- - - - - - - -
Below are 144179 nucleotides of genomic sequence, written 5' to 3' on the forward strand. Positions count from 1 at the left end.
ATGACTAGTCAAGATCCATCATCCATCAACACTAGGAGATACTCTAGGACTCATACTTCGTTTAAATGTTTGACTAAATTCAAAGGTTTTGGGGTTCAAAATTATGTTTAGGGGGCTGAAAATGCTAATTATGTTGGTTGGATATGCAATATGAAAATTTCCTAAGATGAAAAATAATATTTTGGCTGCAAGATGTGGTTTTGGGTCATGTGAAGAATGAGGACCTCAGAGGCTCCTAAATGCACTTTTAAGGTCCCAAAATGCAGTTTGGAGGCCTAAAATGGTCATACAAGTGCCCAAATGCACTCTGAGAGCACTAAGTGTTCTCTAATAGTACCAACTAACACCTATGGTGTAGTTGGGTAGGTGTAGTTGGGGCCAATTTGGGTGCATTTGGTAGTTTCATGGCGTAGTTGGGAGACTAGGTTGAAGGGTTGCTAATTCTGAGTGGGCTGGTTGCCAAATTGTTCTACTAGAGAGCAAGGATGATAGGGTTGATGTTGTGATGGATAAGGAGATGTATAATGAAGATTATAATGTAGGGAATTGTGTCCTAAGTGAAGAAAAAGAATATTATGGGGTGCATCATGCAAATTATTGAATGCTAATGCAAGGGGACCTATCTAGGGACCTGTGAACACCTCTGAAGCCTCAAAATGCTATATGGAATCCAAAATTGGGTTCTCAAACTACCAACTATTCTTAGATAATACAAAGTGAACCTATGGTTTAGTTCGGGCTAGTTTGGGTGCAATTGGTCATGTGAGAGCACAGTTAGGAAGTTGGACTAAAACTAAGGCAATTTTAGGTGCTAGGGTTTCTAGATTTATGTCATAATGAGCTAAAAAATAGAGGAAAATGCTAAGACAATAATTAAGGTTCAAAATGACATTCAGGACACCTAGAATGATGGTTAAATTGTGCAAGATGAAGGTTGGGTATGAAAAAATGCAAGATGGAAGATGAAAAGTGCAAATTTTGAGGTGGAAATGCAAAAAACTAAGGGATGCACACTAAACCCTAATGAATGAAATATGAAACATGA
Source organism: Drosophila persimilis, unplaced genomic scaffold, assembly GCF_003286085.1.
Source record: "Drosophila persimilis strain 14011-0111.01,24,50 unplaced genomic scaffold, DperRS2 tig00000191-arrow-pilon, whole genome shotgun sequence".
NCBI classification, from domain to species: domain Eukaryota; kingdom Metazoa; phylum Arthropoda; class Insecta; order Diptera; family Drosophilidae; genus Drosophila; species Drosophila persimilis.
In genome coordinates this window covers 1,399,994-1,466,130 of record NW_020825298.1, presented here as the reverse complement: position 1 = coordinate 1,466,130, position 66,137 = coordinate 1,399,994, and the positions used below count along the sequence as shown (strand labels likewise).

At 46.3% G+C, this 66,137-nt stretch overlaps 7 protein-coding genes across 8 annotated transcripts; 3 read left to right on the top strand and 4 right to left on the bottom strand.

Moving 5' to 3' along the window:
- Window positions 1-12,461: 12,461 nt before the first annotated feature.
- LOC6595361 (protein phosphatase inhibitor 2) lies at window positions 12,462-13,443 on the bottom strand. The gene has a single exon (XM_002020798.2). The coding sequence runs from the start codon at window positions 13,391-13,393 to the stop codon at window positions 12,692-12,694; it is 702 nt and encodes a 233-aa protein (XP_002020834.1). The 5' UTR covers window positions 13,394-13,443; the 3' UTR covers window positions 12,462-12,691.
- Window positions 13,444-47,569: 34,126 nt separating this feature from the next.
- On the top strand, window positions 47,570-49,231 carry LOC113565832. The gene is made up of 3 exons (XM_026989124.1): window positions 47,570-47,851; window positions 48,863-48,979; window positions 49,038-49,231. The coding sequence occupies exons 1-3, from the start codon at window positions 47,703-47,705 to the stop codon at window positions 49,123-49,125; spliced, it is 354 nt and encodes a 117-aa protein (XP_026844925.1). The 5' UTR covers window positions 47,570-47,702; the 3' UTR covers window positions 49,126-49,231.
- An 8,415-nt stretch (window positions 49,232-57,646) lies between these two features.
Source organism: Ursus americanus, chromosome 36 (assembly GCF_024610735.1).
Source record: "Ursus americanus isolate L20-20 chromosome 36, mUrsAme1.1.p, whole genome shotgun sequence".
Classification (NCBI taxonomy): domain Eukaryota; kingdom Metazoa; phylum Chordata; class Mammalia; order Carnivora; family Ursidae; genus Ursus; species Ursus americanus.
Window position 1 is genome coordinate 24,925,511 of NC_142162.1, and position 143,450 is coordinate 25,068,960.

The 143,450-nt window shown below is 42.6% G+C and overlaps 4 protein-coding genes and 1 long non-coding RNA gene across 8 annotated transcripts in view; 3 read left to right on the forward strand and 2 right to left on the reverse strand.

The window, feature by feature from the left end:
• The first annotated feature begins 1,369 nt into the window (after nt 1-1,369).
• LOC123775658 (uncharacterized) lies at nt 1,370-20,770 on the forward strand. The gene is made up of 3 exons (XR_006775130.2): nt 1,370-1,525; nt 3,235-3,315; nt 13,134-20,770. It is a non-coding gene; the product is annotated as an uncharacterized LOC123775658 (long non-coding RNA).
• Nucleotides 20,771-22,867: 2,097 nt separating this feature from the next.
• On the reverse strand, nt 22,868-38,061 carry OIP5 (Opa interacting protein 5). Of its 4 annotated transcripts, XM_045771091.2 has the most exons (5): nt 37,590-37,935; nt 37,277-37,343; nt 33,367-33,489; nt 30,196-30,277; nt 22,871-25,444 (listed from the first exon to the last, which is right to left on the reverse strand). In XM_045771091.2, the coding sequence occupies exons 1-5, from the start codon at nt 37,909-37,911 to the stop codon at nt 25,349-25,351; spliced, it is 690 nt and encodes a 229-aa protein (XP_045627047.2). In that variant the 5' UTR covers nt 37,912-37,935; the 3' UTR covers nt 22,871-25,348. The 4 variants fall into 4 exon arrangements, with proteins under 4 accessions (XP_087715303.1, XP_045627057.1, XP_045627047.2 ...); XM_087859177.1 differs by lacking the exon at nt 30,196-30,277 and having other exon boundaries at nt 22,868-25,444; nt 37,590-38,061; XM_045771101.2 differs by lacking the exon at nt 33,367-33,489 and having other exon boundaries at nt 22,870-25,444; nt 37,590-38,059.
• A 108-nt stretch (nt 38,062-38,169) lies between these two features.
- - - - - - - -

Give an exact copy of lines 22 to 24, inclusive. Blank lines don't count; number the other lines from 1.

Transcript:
• Nucleotides 20,771-22,867: 2,097 nt separating this feature from the next.
• On the reverse strand, nt 22,868-38,061 carry OIP5 (Opa interacting protein 5). Of its 4 annotated transcripts, XM_045771091.2 has the most exons (5): nt 37,590-37,935; nt 37,277-37,343; nt 33,367-33,489; nt 30,196-30,277; nt 22,871-25,444 (listed from the first exon to the last, which is right to left on the reverse strand). In XM_045771091.2, the coding sequence occupies exons 1-5, from the start codon at nt 37,909-37,911 to the stop codon at nt 25,349-25,351; spliced, it is 690 nt and encodes a 229-aa protein (XP_045627047.2). In that variant the 5' UTR covers nt 37,912-37,935; the 3' UTR covers nt 22,871-25,348. The 4 variants fall into 4 exon arrangements, with proteins under 4 accessions (XP_087715303.1, XP_045627057.1, XP_045627047.2 ...); XM_087859177.1 differs by lacking the exon at nt 30,196-30,277 and having other exon boundaries at nt 22,868-25,444; nt 37,590-38,061; XM_045771101.2 differs by lacking the exon at nt 33,367-33,489 and having other exon boundaries at nt 22,870-25,444; nt 37,590-38,059.
• A 108-nt stretch (nt 38,062-38,169) lies between these two features.